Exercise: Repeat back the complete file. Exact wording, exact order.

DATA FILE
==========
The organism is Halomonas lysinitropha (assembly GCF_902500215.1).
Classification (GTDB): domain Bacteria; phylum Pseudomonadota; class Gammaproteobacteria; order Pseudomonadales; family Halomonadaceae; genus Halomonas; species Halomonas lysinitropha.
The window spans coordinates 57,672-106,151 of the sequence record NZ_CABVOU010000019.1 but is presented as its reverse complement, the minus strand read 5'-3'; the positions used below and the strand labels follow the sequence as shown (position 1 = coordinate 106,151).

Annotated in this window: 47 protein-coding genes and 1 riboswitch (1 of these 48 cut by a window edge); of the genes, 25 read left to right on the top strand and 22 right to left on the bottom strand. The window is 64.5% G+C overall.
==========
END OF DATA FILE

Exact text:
The organism is Halomonas lysinitropha (assembly GCF_902500215.1).
Classification (GTDB): domain Bacteria; phylum Pseudomonadota; class Gammaproteobacteria; order Pseudomonadales; family Halomonadaceae; genus Halomonas; species Halomonas lysinitropha.
The window spans coordinates 57,672-106,151 of the sequence record NZ_CABVOU010000019.1 but is presented as its reverse complement, the minus strand read 5'-3'; the positions used below and the strand labels follow the sequence as shown (position 1 = coordinate 106,151).

Annotated in this window: 47 protein-coding genes and 1 riboswitch (1 of these 48 cut by a window edge); of the genes, 25 read left to right on the top strand and 22 right to left on the bottom strand. The window is 64.5% G+C overall.